The long-running tensions between Kosovo and Serbia have escalated once more. On Sunday, July 31, several images of rising tension in northern Kosovo near the Serbian border started to circulate on social media. In the footage shared by users, it was alleged that gunfire was occasionally heard, the two countries mutually closed their border crossings, and air raid sirens were heard in Mitrovica, the last large ethnic Serb settlement in Kosovo.
The region’s tensions have risen just hours before a new legal regulation in Kosovo was set to go into effect today. As of August 1, entry into Kosovo with Serbian identity and passports is prohibited under the aforementioned regulation. Serbs entering Kosovo will be issued an entry document valid for 90 days. The regulation also includes replacing the license plates of Serbs living in Kosovo’s north with license plates bearing the abbreviation “RKS” issued by Kosovo. Serbia implemented the same regulation for the citizens of Kosovo 11 years ago. In response to the protests and unrest Kosovo’s government have temporarily postponed the roll out of the legislation. Prime Minister Albin Kurti said there would be a further transitional period.
The Kosovo police confirmed the news in the media by announcing the closing of the Jarinja and Brnjak border gates, which are located north of Mitrovica on the border with Serbia. The local people’s blockade of the roads leading to these border crossings was cited as the reason for the gate’s closure, and citizens were urged to use alternative border crossings. Kosovo Police also reported hearing gunshots at various points, but there is no official information that citizens or police were injured. The Kosovo police, who did not reveal from which side the guns were fired, urged the public and the media to avoid both believing and spreading rumors that would destabilize the situation and spread panic.
The Serbian Ministry of Defense issued a statement alleging that the Kosovo government is spreading massive amounts of disinformation, including fake social media accounts. “There were allegedly some clashes between the Serbian Army and the so-called Kosovo police,” the ministry said. The ministry went on to say that the Serbian Army “did not enter Kosovo’s territory in any way.”
Following the escalation of tensions in Kosovo, Serbian President Aleksandar Vucic delivered a public address. In a statement, Vucic said, “The atmosphere has warmed up, and Serbs will not see any more brutality,” he continued, adding, “My request to everyone is to keep the peace at all costs.” I request the Albanians to come to their senses, the Serbs not to be provoked, and representatives of powerful and large countries that recognize Kosovo’s so-called independence to pay attention to international issues”.
“We do not want conflict and war,” Vucic noted, adding, “We will pray for peace and seek peace, but let me say this now. We will not surrender. If they dare to oppress, harass, and kill Serbs, Serbia will win.”
Immediately following Serbian President Aleksandar Vucic’s statement, Kosovo Prime Minister Albin Kurti released a video message on social media in which he addressed the latest tensions between Kosovo and Serbia. Kurti, who blamed Serbian President Aleksandar Vucic and Serbia’s Kosovo Representative Petar Petkovic for the tensions in Kosovo’s north, urged the Kosovo public not to fall prey to trap of the Serbian media. “The coming days and weeks may be challenging and problematic,” Kurti added. However, in response to the ongoing protests, Kurti issued a second statement. Kurti pledged in his statement that he would postpone the implementation of the decisions on license plates and entry-exit documents at border crossings with Serbia for 30 days if all barricades were removed and full freedom of movement was restored.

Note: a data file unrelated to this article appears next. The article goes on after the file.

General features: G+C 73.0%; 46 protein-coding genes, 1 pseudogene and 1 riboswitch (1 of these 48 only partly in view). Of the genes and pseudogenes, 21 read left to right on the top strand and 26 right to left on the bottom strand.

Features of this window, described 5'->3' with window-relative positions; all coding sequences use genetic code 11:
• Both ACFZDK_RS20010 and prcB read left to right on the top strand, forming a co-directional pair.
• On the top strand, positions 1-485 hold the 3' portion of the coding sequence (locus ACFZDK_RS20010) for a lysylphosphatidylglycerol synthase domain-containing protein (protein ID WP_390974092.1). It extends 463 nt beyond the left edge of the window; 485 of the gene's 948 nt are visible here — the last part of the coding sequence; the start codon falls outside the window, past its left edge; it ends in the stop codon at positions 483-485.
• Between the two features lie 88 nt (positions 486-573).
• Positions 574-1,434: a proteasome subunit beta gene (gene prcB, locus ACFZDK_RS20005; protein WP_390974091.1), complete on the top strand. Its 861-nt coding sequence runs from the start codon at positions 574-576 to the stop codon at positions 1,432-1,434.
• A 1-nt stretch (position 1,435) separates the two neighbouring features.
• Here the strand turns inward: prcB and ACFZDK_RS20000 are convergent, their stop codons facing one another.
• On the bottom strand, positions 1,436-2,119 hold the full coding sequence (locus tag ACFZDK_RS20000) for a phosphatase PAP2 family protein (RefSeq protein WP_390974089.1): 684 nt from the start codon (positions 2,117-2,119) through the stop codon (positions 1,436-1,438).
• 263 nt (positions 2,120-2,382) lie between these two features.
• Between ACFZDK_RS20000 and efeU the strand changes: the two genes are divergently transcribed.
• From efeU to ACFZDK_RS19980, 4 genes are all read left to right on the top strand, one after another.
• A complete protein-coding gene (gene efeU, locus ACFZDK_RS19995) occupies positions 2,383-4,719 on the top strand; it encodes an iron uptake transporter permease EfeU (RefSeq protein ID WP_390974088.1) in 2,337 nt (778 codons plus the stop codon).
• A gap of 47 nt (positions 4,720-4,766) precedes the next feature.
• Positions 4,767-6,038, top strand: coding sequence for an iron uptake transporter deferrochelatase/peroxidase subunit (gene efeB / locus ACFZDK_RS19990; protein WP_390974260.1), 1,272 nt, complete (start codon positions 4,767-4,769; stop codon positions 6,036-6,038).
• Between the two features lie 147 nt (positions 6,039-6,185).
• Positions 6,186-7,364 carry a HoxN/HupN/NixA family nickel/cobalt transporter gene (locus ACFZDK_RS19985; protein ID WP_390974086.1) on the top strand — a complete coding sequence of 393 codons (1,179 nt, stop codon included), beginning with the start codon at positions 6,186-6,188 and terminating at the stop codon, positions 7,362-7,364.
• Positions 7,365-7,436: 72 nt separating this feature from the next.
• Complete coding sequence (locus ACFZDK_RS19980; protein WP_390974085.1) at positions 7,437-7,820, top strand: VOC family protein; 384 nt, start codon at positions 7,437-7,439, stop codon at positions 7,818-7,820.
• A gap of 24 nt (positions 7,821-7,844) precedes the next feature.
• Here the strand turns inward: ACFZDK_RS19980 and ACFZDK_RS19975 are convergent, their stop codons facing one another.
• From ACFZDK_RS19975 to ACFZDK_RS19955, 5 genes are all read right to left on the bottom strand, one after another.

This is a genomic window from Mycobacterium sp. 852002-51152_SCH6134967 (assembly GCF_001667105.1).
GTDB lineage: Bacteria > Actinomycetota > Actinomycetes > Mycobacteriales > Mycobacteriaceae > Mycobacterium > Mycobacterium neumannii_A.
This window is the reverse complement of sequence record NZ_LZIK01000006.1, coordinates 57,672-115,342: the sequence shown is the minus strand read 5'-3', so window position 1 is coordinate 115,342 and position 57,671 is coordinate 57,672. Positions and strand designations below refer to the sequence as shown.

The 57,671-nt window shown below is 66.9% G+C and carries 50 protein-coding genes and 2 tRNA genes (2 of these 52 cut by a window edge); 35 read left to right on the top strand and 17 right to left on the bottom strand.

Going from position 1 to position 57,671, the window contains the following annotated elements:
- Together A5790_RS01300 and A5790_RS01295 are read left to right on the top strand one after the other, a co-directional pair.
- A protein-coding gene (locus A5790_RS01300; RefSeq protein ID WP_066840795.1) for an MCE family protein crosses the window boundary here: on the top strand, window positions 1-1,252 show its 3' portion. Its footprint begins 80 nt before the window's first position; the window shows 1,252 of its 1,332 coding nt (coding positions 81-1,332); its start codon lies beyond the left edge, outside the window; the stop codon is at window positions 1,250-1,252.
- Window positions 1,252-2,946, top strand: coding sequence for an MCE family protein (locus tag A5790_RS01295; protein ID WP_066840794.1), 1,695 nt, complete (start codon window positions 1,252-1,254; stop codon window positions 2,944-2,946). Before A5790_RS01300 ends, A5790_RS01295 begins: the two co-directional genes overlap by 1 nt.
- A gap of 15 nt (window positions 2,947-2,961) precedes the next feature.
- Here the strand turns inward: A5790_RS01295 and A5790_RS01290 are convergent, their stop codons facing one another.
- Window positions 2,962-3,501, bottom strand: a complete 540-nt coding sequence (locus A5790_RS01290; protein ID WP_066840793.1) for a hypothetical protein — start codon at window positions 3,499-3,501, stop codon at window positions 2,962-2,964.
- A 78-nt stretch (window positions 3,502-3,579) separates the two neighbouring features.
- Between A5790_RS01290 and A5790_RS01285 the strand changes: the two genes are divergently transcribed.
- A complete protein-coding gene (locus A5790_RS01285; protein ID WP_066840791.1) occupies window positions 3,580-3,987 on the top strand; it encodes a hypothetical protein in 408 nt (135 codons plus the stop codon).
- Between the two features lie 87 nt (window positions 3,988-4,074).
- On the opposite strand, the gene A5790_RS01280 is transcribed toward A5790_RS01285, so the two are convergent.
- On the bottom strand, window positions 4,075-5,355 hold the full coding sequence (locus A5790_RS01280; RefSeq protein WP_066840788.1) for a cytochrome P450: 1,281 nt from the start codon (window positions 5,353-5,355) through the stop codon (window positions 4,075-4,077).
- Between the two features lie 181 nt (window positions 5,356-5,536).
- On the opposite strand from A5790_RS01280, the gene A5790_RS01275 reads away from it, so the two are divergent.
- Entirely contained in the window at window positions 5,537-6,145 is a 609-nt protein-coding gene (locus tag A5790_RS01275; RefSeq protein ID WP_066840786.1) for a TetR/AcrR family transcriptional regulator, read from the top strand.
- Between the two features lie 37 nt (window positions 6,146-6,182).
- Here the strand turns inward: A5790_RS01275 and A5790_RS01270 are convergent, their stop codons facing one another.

Following the tension on the Serbia-Kosovo border, Russia, Turkey, and NATO issued statements one after the other. “We call on Pristina and the US and the EU behind it to stop the provocations and respect the rights of the Serbs in Kosovo,” Russian Foreign Ministry spokeswoman Maria Zakharova said. “I met with my Serbian and Kosovo counterparts due to the tension on the Serbia-Kosovo border,” Turkish Foreign Minister Mevlüt Çavuşoğlu said. “Turkey always attaches importance to the peace and stability of the Balkans. New tensions don’t help anyone. We are ready to do our part to alleviate tensions.”
KFOR, the NATO force stationed in Kosovo, made a statement on the recent tensions, saying, “The overall security situation in the northern district of Kosovo is tense. The NATO-led KFOR mission is closely monitoring and is prepared to intervene if stability is threatened, in accordance with its date, which emerges from UN Security Council Resolution 1244 of 1999. Our NATO-led KFOR mission is fully focused on the daily implementation of its UN mandate to ensure a safe and secure environment and freedom of movement for all the people of Kosovo. KFOR maintains a visible and agile posture on the ground, and the KFOR Commander is in contact with all of his main interlocutors, including the representatives of the Kosovo security organizations and the Serbian Chief of Defense.” 3,775 foreign service members from 28 countries, mainly from NATO members and their allies, make up the KFOR contingent in Kosovo at the moment.
Although Kosovo unilaterally declared its independence in 2008, Serbia still claims it as part of its territory, despite the fact that more than 100 nations have now acknowledged Kosovo’s independence. The EU served as a mediator when the Belgrade-Pristina Dialogue Process was launched in 2011. Its objective is for the two nations to eventually recognize one another. However, for a variety of reasons, including the tension felt on July 31, the dialogue process between Kosovo and Serbia is frequently interrupted.